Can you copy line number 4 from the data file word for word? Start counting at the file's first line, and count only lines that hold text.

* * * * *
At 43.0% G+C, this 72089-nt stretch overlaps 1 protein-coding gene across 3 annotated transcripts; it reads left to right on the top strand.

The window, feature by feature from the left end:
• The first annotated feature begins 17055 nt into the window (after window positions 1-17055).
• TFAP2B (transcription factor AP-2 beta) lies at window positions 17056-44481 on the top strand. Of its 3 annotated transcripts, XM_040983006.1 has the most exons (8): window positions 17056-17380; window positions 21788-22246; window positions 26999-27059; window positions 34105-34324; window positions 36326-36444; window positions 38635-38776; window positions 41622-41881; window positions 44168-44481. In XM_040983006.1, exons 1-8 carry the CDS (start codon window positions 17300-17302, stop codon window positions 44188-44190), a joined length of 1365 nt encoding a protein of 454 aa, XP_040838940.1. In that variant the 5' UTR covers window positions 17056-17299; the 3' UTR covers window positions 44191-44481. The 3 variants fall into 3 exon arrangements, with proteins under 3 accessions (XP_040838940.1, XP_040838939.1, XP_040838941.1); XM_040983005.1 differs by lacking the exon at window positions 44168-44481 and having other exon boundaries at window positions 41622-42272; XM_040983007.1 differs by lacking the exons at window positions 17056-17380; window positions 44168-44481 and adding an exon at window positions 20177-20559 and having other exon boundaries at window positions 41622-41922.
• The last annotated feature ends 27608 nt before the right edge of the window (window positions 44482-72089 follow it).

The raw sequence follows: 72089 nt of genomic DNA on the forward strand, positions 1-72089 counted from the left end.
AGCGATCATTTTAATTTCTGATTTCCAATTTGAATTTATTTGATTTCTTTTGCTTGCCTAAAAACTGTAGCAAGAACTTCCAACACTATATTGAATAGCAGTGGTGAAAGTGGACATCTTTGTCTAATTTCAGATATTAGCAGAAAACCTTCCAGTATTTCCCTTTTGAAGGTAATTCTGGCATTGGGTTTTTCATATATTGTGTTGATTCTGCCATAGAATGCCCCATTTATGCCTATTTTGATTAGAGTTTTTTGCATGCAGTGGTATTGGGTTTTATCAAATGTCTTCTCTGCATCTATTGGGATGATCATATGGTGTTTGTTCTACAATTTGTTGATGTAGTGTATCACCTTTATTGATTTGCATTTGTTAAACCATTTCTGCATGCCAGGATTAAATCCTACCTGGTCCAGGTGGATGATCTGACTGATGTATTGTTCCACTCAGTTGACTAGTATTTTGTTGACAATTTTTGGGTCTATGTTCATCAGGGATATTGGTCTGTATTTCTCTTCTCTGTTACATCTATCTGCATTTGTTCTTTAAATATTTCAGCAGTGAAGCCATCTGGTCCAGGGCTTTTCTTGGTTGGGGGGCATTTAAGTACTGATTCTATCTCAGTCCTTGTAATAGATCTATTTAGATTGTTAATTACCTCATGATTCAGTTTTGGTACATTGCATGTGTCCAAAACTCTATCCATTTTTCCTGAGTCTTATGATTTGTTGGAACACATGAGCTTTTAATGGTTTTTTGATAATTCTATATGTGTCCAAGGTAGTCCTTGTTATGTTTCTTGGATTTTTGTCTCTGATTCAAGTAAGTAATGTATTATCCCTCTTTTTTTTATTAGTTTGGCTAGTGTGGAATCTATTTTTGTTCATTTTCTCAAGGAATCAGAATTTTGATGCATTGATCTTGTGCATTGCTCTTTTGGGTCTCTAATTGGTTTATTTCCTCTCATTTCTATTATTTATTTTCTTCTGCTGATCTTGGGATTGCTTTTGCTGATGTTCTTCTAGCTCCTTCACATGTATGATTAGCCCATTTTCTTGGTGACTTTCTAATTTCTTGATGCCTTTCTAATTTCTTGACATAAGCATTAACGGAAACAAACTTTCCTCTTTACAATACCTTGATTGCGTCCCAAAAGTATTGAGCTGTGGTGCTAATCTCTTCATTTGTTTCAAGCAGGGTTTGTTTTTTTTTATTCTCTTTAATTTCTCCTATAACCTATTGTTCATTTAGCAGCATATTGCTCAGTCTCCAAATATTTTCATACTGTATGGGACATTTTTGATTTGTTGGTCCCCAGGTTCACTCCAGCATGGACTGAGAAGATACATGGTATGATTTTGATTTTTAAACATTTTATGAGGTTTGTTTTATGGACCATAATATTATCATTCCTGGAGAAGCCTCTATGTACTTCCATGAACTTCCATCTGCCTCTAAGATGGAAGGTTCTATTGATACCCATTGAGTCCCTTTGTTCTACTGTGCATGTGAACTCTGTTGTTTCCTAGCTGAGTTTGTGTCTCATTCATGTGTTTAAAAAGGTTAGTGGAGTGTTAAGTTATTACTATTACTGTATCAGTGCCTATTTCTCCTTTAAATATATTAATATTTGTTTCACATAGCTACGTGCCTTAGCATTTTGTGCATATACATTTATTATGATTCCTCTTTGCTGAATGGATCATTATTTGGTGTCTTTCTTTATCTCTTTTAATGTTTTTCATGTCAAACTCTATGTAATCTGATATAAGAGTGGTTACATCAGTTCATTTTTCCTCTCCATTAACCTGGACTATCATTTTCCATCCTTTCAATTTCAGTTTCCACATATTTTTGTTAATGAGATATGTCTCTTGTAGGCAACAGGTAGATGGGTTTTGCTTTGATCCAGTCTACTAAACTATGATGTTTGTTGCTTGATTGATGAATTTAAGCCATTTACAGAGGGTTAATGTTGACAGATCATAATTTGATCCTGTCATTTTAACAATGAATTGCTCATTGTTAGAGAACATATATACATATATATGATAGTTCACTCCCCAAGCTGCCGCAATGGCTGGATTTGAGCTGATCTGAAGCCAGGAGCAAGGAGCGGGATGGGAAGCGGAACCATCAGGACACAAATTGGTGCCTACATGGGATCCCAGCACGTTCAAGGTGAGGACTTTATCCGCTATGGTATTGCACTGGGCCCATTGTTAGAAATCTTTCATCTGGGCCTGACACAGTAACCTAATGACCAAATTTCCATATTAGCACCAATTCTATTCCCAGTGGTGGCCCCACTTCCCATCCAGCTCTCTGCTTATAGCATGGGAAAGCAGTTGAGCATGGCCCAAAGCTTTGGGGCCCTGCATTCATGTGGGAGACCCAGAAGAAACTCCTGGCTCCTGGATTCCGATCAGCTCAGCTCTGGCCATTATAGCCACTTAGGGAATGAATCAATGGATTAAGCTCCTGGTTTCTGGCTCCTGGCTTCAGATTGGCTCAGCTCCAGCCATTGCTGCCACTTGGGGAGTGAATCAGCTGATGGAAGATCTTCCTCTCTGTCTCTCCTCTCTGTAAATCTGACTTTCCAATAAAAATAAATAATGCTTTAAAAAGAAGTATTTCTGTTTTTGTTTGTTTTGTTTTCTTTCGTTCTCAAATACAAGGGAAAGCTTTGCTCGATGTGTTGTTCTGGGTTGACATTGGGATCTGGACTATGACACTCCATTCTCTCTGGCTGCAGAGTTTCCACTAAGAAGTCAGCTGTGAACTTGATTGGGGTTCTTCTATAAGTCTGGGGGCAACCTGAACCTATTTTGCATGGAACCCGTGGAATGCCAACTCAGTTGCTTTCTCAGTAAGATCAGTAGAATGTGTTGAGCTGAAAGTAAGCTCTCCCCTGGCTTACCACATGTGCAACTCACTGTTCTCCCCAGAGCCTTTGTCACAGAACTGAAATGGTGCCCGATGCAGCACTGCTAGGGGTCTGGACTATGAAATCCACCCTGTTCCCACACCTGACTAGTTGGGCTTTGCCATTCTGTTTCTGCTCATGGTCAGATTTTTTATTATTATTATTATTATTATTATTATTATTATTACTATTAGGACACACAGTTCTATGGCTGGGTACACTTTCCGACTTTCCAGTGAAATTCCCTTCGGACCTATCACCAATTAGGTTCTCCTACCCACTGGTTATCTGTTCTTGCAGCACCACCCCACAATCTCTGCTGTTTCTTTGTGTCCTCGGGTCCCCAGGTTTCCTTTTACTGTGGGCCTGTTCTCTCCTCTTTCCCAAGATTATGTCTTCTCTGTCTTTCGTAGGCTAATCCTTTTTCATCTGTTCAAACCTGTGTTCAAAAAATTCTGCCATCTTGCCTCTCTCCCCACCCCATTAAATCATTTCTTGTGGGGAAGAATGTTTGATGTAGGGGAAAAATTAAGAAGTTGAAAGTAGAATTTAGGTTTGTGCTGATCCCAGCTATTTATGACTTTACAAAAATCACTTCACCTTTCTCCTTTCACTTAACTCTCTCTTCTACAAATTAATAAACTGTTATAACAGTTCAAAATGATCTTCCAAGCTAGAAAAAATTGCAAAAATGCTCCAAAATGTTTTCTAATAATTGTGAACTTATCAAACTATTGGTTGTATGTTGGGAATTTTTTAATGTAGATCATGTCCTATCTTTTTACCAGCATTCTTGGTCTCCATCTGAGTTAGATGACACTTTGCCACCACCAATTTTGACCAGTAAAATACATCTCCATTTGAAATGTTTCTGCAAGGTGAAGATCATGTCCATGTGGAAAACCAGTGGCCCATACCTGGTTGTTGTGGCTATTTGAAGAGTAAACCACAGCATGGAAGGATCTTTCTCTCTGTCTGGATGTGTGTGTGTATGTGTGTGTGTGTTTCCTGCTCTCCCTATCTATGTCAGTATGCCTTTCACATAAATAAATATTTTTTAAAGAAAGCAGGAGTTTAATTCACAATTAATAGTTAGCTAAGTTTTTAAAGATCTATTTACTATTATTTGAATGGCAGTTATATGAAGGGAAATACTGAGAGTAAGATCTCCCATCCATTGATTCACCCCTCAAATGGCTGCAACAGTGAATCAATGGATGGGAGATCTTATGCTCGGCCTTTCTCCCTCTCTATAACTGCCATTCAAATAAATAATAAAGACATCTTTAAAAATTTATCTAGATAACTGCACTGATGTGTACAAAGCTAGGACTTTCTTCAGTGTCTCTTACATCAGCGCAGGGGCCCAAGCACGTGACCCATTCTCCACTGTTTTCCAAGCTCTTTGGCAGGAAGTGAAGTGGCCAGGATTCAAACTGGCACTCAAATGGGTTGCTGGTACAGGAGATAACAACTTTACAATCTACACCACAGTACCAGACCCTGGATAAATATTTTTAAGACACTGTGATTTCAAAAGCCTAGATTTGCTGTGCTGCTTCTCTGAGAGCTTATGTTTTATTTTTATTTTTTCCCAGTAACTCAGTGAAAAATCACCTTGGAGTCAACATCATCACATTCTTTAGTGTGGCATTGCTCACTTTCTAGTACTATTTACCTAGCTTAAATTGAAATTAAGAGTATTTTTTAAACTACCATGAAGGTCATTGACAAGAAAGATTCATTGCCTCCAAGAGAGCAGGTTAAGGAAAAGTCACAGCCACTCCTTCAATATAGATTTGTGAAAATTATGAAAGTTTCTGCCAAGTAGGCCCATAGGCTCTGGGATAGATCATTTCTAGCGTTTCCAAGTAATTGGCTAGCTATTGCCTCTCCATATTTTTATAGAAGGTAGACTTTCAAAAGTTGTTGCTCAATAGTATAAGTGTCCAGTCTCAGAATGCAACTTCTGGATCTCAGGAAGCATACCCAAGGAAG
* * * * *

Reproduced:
• TFAP2B (transcription factor AP-2 beta) lies at window positions 17056-44481 on the top strand. Of its 3 annotated transcripts, XM_040983006.1 has the most exons (8): window positions 17056-17380; window positions 21788-22246; window positions 26999-27059; window positions 34105-34324; window positions 36326-36444; window positions 38635-38776; window positions 41622-41881; window positions 44168-44481. In XM_040983006.1, exons 1-8 carry the CDS (start codon window positions 17300-17302, stop codon window positions 44188-44190), a joined length of 1365 nt encoding a protein of 454 aa, XP_040838940.1. In that variant the 5' UTR covers window positions 17056-17299; the 3' UTR covers window positions 44191-44481. The 3 variants fall into 3 exon arrangements, with proteins under 3 accessions (XP_040838940.1, XP_040838939.1, XP_040838941.1); XM_040983005.1 differs by lacking the exon at window positions 44168-44481 and having other exon boundaries at window positions 41622-42272; XM_040983007.1 differs by lacking the exons at window positions 17056-17380; window positions 44168-44481 and adding an exon at window positions 20177-20559 and having other exon boundaries at window positions 41622-41922.